• A scan of my Bantam Classic Edition of Joseph Conrad’s 1904 novel, Nostromo.

    Nostromo

  • Author:  Joseph Conrad  (1857-1924)
  • Rank:  #89
  • Published:  1904
  • Publisher:  Harper & Bros.
  • Pages:  404  (Bantam Classic)
  • First Line:  “In the time of Spanish rule, and for many years afterwards, the town of Sulaco – the luxuriant beauty of the orange gardens bears witness to its antiquity – had never been commercially anything more important than a coastal port with a fairly large local trade in oxhides and indigo.”
  • Last Lines:  “It was another of Nostromo’s triumphs, the greatest, the most enviable, the most sinister of all.  In that true cry of undying passion that seemed to ring aloud from Punta Mala to Azuera and away to the bright line of the horizon, overhung by a big white cloud shining like a mass of solid silver, the genius of the magnificent capataz de cargadores dominated the dark gulf containing his conquests of treasure and love.”
  • ML Edition:  #275 – two dust jackets (1951, 1968)
  • Film:  David Lean died before making his version.  A BBC version was made in 1997.
  • Acclaim:  ML List (#47)
  • Read:  Summer, 1998

The Novel:  Joseph Conrad was unlike any other novelist in the English language, in that he was a master of the language for whom it was not a native language (don’t bring up Nabokov – he learned to speak and write English before he even wrote and spoke Russian).  There was a stretch, during the first decade of the twentieth century, where he was certainly the foremost novelist in the world.  He is the only novelist to have four novels end up on the Modern Library list and all four — Heart of Darkness, Lord Jim, Nostromo and The Secret Agent, were written in the course of ten years.  In later years, Conrad’s critical star would suffer with the rose of postcolonialism, but there are few who would argue with his mastery of the English language; an amazing achievement given that he didn’t become fluent in English until he was in his mid-twenties.

Nostromo is one of those novels that now gets ravaged by post-colonial critics.  Here we have the Europeans who come in and are able to force peace and civility upon the less civilized South Americans.  But of course, he is unable to save himself from his own fate, and besides, the plot isn’t the key item here.  It is all about Conrad’s ability to forge an imaginary country and the language which he uses to help us see his vision.  Conrad describes his own inspiration in a note to the novel: “I had the first vision of a twilight country which was to become the province of Sulaco, with its high shadowy sierra and its misty campo for mute witnesses of events flowing from the passions of of men short-sighted in good and evil.”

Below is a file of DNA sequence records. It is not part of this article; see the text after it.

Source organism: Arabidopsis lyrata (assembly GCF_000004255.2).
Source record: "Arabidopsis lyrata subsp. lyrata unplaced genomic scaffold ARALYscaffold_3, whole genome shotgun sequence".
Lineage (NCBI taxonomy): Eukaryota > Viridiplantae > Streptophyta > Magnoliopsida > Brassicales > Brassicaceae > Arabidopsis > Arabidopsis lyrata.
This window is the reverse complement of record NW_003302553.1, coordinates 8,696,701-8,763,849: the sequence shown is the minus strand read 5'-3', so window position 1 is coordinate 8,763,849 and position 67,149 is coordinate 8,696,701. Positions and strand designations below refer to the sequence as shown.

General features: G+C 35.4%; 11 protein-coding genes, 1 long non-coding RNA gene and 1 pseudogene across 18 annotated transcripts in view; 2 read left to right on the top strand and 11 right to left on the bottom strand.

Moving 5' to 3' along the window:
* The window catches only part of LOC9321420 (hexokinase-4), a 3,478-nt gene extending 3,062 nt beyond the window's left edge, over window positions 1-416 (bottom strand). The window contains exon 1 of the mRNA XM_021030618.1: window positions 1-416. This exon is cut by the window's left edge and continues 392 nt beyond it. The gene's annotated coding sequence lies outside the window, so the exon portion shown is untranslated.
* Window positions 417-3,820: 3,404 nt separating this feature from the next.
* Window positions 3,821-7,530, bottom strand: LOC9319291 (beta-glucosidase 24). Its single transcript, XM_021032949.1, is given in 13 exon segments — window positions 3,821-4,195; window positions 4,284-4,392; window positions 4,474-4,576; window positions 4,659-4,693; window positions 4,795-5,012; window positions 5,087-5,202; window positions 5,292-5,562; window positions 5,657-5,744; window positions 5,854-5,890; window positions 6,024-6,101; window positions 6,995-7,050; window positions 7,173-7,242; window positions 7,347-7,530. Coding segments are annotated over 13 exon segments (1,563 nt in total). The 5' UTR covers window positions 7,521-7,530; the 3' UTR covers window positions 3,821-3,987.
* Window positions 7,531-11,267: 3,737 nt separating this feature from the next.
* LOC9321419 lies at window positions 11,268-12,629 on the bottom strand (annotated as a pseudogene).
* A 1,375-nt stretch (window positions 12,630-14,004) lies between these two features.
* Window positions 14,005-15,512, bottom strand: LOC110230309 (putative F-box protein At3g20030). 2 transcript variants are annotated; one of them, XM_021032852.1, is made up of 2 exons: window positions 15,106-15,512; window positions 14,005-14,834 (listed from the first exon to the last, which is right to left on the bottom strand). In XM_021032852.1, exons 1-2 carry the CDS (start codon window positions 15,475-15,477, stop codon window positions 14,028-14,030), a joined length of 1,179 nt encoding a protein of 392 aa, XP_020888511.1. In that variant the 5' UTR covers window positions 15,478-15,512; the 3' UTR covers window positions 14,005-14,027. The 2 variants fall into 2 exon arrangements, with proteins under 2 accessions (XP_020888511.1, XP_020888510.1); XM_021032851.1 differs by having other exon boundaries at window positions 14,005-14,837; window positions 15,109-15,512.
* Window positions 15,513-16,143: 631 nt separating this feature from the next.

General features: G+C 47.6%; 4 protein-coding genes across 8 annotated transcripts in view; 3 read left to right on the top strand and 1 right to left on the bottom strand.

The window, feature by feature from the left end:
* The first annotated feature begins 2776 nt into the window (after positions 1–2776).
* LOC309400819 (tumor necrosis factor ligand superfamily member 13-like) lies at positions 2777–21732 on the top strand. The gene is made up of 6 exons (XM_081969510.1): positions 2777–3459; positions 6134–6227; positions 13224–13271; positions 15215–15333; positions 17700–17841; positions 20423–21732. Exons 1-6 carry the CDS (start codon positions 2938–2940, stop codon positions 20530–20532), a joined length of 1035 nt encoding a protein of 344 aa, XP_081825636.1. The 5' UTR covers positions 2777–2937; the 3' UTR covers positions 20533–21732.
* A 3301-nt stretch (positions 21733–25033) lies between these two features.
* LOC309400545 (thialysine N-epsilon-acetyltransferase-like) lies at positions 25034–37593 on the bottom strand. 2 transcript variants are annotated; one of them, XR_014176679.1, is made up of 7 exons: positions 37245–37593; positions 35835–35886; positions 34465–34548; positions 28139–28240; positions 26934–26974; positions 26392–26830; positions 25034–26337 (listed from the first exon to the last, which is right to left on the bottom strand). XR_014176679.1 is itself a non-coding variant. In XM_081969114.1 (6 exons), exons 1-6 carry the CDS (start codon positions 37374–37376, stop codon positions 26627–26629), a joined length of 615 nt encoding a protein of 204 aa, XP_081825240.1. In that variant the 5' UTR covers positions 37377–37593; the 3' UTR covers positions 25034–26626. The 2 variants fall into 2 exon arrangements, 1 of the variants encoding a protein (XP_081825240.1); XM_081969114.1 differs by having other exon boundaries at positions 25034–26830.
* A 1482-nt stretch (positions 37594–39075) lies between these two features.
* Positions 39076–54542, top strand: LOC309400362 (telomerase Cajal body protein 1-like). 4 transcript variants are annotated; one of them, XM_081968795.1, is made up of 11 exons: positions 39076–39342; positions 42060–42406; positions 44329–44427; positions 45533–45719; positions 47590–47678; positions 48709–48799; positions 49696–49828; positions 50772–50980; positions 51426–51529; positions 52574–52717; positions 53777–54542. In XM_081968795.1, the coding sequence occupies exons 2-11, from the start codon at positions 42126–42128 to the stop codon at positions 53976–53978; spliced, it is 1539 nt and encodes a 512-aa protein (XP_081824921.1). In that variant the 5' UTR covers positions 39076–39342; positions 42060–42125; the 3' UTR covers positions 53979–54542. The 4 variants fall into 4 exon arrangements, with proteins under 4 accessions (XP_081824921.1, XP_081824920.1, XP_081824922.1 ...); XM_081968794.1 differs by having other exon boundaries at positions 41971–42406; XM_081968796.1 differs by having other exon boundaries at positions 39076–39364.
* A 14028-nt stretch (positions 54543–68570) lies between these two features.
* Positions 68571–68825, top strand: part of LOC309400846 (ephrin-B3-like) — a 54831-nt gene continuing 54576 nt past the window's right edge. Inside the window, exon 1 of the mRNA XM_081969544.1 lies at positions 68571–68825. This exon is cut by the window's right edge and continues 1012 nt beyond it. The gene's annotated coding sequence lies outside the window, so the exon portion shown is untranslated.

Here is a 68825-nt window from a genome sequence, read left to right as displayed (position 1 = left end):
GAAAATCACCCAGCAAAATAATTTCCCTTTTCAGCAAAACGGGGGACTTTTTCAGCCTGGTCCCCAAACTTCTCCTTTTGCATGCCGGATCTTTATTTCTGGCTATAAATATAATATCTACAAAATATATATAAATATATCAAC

This is the country he does create, with such amazing descriptions right from the start: “Utterly waterless, for the rainfall runs off at once on all sides into the sea, it has not soil enough – it is said – to grow a single blade of grass, as if it were blighted by a curse.”  This is the kind of country that the sailor Nostromo is coming to in the midst of a silver rush.

Not that all of his language is wrapped up in physical descriptions.  He also has a firm understanding of psychology: “These two young people remembered the life which had ended wretchedly just when their own lives had come together in that splendor of hopeful love, which to the most sensible minds appears like a triumph of good over all the evils of the earth.”

Of course there is a fatal ending to the novel; this is Joseph Conrad and very little light is able to emerge into the gloom of darkness that hangs over Conrad’s books.  While there might be a bit of horizon in the distance in the final lines, in contrast to the black bank of clouds in Heart of Darkness, Nostromo himself does not end well, something that we can see coming earlier, when we see him sink his ship: “The gloomy, clouded dawn from behind the mountains showed him on the smooth waters the upper corner of the sail, a dark wet triangle of canvas weighing to and fro.  He saw it vanish, as if jerked under, and then struck out for shore.”

It’s a shame that David Lean died before he could make his film.  Lean’s epic vision was singularly suited for a film version of it.  The sadness that this was never completed inspired me so much that when I wrote my first novel, the narrator was nominated for an Oscar for his screenplay of Nostromo.

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